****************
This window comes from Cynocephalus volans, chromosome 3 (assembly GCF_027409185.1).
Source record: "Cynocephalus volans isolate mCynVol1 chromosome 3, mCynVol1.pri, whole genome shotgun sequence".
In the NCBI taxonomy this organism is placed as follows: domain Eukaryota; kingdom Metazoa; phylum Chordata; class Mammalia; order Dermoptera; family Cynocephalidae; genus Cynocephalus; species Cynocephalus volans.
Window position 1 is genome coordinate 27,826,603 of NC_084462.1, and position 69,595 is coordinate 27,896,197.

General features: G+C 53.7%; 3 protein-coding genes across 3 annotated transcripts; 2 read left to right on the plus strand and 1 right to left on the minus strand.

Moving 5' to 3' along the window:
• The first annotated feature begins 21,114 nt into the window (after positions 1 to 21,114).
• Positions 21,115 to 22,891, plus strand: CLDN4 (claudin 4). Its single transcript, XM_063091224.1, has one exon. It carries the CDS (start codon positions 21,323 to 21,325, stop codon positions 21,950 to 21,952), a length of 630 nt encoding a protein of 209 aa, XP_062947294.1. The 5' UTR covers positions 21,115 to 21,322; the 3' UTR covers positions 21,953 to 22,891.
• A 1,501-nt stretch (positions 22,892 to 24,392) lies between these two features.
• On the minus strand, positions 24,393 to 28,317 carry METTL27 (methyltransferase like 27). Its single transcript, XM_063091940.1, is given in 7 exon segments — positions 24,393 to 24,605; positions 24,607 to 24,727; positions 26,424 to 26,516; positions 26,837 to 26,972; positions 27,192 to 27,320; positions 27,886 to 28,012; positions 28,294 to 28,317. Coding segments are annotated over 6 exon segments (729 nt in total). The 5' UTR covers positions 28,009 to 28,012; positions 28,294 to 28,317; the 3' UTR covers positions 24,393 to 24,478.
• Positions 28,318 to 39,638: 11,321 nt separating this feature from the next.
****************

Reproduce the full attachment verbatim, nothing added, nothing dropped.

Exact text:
This window comes from Cynocephalus volans, chromosome 3 (assembly GCF_027409185.1).
Source record: "Cynocephalus volans isolate mCynVol1 chromosome 3, mCynVol1.pri, whole genome shotgun sequence".
In the NCBI taxonomy this organism is placed as follows: domain Eukaryota; kingdom Metazoa; phylum Chordata; class Mammalia; order Dermoptera; family Cynocephalidae; genus Cynocephalus; species Cynocephalus volans.
Window position 1 is genome coordinate 27,826,603 of NC_084462.1, and position 69,595 is coordinate 27,896,197.

General features: G+C 53.7%; 3 protein-coding genes across 3 annotated transcripts; 2 read left to right on the plus strand and 1 right to left on the minus strand.

Moving 5' to 3' along the window:
• The first annotated feature begins 21,114 nt into the window (after positions 1 to 21,114).
• Positions 21,115 to 22,891, plus strand: CLDN4 (claudin 4). Its single transcript, XM_063091224.1, has one exon. It carries the CDS (start codon positions 21,323 to 21,325, stop codon positions 21,950 to 21,952), a length of 630 nt encoding a protein of 209 aa, XP_062947294.1. The 5' UTR covers positions 21,115 to 21,322; the 3' UTR covers positions 21,953 to 22,891.
• A 1,501-nt stretch (positions 22,892 to 24,392) lies between these two features.
• On the minus strand, positions 24,393 to 28,317 carry METTL27 (methyltransferase like 27). Its single transcript, XM_063091940.1, is given in 7 exon segments — positions 24,393 to 24,605; positions 24,607 to 24,727; positions 26,424 to 26,516; positions 26,837 to 26,972; positions 27,192 to 27,320; positions 27,886 to 28,012; positions 28,294 to 28,317. Coding segments are annotated over 6 exon segments (729 nt in total). The 5' UTR covers positions 28,009 to 28,012; positions 28,294 to 28,317; the 3' UTR covers positions 24,393 to 24,478.
• Positions 28,318 to 39,638: 11,321 nt separating this feature from the next.